made masterpieces across seemingly disparate genres, in my view,
some of which didn't get seen nearly widely enough (Inside Llewyn Davis
comes to mind). Tarantino made at least one, surprisingly enduring,
masterpiece in Pulp Fiction, and he's always ballsy, which I
admire. Pulp Fiction, though, is every bit as brilliant today
as it was in 1994. Linklater's Before-trilogy is one of the most
simply sublime things ever committed to film. The stuff Lumet, Coppola and
Scorsese were doing in the 70s changed the game. Hard to deny that the
first two Godfather films are among the greatest achievement(s) in
the history of the medium.
Actors, there are so many good ones, but, in my
humble opinion, Daniel Day-Lewis is probably the greatest film actor
alive. He's proven that he can do anything and be absolutely arresting in
Writers, William Shakespeare, Tennessee Williams, Eugene
O'Neill, William Faulkner and Scott Fitzgerald are my all time favs,
although the more I read of Cormac McCarthy and James Lee Burke, the more
I like them.
If we get on to historical figures the answer to this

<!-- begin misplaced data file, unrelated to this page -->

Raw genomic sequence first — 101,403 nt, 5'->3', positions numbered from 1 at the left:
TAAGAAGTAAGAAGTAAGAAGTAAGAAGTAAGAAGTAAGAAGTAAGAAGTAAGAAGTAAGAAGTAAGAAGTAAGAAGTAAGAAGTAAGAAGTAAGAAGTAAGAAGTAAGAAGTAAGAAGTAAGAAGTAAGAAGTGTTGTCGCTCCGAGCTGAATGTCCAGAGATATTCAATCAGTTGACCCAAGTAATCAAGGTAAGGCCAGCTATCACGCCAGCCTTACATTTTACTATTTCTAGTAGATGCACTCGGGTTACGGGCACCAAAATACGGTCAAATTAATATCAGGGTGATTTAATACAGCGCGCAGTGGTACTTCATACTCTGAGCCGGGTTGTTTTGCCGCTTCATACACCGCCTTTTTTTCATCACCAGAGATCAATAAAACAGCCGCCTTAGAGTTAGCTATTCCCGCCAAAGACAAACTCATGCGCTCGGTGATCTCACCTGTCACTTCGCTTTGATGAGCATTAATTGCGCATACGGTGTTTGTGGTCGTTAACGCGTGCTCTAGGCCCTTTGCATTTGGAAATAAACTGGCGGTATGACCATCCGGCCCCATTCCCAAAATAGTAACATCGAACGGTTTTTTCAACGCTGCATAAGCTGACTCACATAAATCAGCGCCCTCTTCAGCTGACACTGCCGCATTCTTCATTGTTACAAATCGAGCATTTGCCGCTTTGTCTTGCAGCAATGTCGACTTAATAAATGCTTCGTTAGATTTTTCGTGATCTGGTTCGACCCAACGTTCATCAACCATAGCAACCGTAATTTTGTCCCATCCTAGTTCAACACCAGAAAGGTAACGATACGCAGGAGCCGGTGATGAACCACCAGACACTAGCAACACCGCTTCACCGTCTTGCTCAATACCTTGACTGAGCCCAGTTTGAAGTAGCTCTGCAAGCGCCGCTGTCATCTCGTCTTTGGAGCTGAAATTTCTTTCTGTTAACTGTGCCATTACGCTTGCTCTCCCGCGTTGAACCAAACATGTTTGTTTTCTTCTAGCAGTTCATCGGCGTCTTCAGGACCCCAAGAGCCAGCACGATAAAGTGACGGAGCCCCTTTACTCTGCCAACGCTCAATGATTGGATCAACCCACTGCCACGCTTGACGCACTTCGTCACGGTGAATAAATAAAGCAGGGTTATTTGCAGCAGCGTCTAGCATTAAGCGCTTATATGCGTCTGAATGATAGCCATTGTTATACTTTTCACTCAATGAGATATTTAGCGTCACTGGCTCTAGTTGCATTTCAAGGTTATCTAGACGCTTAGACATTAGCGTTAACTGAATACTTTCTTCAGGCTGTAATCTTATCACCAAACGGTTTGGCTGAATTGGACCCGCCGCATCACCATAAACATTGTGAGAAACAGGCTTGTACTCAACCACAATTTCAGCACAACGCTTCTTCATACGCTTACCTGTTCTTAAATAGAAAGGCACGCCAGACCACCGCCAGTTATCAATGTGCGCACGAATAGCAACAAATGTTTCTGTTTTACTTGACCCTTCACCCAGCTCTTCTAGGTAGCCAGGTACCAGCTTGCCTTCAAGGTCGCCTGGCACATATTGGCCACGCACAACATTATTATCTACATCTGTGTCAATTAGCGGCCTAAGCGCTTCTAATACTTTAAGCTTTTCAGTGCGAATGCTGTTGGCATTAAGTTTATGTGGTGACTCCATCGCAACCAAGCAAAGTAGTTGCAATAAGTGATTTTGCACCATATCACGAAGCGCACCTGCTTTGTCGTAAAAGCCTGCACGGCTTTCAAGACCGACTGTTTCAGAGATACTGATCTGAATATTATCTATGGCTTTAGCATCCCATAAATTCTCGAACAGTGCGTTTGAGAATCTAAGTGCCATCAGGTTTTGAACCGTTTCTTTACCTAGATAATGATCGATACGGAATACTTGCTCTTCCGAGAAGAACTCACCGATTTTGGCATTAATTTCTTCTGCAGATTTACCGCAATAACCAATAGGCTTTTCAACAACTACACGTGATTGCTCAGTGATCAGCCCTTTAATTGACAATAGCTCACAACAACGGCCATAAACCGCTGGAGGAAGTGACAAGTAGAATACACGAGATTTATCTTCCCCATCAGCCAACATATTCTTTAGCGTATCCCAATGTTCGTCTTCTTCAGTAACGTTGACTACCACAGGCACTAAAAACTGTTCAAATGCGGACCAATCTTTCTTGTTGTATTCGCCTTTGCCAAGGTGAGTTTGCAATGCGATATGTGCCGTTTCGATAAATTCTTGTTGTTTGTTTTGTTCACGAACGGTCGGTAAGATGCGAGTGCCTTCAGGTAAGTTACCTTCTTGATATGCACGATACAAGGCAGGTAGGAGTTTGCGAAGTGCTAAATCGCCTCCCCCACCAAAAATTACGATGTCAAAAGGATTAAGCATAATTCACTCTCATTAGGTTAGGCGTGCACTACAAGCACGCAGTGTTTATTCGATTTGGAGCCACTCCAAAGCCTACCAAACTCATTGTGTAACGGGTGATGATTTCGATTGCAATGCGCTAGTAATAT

question may become a novel, so I'll leave off there.
In no particular order
(and without thinking too hard about it, so I may leave something out): Raiders of the Lost Ark,
Jaws, Godfather 2, Pulp Fiction, Sideways, Casablanca,
Schindler's List, Seven, Before Sunset, No Country for Old
Men, Dog Day Afternoon.
... and of course, films you really deplore?
Feeling lucky ?
any of my partnershops yourself
for more, better results ?
The links below
will take you
I have to? In general, I don't like films that are soulless, that feel
like they were born on an assembly line. I want a film to aspire to
something, to have a unique identity. If it does that, I can get behind
movie's website, Facebook, whatever else?
on Facebook TheHollowMS.
you're dying to mention and I have merely forgotten to ask?
been very thorough. Thank you for reaching out.
for the interview!